Tell your healthcare provider about all prescription, over-the-counter, and herbal medications you are taking before beginning treatment with tamoxifen. Also, talk to your healthcare provider about your complete medical history, especially if you have heart or liver problems, cataracts, have or have had a blood clot, or if you are pregnant, plan to become pregnant, or are breastfeeding.

    • What is the usual dosage?

      The information below is based on the dosage guidelines your healthcare provider uses. Depending on your condition and medical history, your healthcare provider may prescribe a different regimen. Do not change the dosage or stop taking your medication without your healthcare provider's approval.

      Breast Cancer

      Adults: The recommended dose is 20-40 milligrams (mg) per day.

      Women with DCIS and Reduction in Breast Cancer Incidence in High Risk Women

      Adults: The recommended dose is 20 mg once a day for 5 years.

    • How should I take this medication?

      Take tamoxifen exactly as prescribed by your healthcare provider. Do not change you dose or stop taking tamoxifen without first to your healthcare provider.

      Swallow tamoxifen tablets whole with water or another non-alcoholic liquid. You may take tamoxifen with or without food at around the same time each day.

      It is important to have regular gynecology check-ups, breast exams, and mammograms during your treatment with tamoxifen.

    • What should I avoid while taking this medication?

      Do not become pregnant during your treatment with tamoxifen or for 2 months after your last dose of tamoxifen. Use non-hormonal birth control (such as condoms, diaphragms with spermicide, or intrauterine devices).

      Do not breastfeed while you are taking tamoxifen.

    • What are the possible food and drug interactions associated with this medication?

      If tamoxifen is taken with certain other drugs, the effects of either could be increased, decreased, or altered.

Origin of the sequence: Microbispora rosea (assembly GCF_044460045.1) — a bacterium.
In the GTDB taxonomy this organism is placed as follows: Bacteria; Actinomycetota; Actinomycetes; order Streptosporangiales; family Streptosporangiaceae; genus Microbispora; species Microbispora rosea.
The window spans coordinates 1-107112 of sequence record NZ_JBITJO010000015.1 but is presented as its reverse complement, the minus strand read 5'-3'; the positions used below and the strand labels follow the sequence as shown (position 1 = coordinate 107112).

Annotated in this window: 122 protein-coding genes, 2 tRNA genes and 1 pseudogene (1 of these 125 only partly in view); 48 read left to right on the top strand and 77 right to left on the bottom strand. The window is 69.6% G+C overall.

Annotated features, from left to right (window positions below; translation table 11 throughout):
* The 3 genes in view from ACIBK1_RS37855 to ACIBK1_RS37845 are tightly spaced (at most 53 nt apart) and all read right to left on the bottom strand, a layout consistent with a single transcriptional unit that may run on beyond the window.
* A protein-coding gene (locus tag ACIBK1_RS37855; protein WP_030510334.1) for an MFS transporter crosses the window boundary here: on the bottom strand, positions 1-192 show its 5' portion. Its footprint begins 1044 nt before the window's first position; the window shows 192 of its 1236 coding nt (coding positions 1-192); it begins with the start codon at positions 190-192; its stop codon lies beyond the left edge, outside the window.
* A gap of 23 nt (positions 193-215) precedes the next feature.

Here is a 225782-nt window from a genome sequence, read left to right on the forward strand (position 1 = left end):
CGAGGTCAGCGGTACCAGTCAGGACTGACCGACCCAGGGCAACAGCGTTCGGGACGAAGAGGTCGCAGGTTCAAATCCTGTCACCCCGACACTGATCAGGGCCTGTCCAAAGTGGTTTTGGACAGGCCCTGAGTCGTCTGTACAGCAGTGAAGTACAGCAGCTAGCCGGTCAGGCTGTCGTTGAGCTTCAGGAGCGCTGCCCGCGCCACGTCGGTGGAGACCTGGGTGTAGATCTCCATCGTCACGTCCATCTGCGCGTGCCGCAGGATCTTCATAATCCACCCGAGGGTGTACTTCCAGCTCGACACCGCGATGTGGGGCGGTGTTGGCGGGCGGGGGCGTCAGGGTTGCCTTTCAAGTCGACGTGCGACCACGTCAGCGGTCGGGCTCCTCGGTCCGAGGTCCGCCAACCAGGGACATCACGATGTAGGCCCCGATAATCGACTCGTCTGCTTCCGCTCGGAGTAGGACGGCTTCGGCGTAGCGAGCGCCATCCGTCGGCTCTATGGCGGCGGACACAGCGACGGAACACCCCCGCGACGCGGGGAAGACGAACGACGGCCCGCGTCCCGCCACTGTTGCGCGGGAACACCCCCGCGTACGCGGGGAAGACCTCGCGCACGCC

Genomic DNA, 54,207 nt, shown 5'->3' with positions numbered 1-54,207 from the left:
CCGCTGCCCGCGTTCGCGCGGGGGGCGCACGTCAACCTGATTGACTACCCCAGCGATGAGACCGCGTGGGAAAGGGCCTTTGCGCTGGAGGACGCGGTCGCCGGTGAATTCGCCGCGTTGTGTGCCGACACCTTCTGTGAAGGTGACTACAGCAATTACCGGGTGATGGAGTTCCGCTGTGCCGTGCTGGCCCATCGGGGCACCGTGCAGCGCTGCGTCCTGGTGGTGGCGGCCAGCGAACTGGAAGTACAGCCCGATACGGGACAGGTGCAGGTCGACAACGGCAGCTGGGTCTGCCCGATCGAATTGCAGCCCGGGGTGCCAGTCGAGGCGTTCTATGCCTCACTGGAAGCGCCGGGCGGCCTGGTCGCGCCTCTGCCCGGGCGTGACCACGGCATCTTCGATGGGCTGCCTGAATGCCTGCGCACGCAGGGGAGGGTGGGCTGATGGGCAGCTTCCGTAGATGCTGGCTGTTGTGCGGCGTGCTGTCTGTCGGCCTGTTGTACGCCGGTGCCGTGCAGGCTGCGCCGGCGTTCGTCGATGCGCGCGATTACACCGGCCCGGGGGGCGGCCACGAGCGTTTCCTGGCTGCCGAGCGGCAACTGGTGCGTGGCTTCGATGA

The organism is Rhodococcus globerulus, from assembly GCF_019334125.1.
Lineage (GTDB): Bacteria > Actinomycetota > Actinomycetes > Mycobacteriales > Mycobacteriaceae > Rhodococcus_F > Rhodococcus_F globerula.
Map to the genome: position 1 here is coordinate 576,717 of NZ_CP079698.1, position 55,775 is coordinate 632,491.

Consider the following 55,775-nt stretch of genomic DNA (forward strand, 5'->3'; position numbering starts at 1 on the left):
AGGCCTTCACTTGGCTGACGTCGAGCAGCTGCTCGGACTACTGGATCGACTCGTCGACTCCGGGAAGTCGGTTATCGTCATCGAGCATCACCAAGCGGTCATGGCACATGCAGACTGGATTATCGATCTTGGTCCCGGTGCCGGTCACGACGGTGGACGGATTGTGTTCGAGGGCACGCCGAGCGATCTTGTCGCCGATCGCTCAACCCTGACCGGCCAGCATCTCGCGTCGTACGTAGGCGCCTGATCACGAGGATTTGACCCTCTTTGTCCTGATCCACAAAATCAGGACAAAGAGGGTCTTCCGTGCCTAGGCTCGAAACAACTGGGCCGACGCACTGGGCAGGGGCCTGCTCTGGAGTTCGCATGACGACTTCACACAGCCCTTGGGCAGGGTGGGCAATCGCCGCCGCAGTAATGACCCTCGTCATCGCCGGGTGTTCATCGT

• May I receive this medication if I am pregnant or breastfeeding?

      Tamoxifen may harm your unborn baby if taken during pregnancy. Do not take tamoxifen during pregnancy or breastfeeding. Tell your healthcare provider immediately if you are pregnant, plan to become pregnant, or are breastfeeding.

    • What should I do if I miss a dose of this medication?

      If you miss a dose of tamoxifen, take it as soon as you remember. However, if it is almost time for your next dose, skip the one you missed and return to your regular dosing schedule. Do not take two doses at once.

    • How should I store this medication?

      Store at room temperature.

    • Who should I contact in case of emergency or overdose?
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      In the event of a medical emergency call your doctor or 9-1-1 immediately. In the event of overdose, call your doctor or poison control for further instructions.
      National Poison Control#: Call 1-800-222-1222

      This PDR+ drug information has been developed by the Physicians’ Desk Reference Network (PDRN), a source of medication information trusted by doctors for over 65 years.

      This monograph summarizes the most important information about your medication and does not cover all the information you may need. If you have any questions or concerns or want to learn more about your medication, ask your healthcare provider; he/she will be able to provide answers to your questions. This medication should only be used by the patient for whom it was prescribed and should not be shared with other people.
    • Additional patient resources.
      back to top Use your PDR® Pharmacy Discount Card when you or a family member fills a prescription and ask for your PDR® Discount every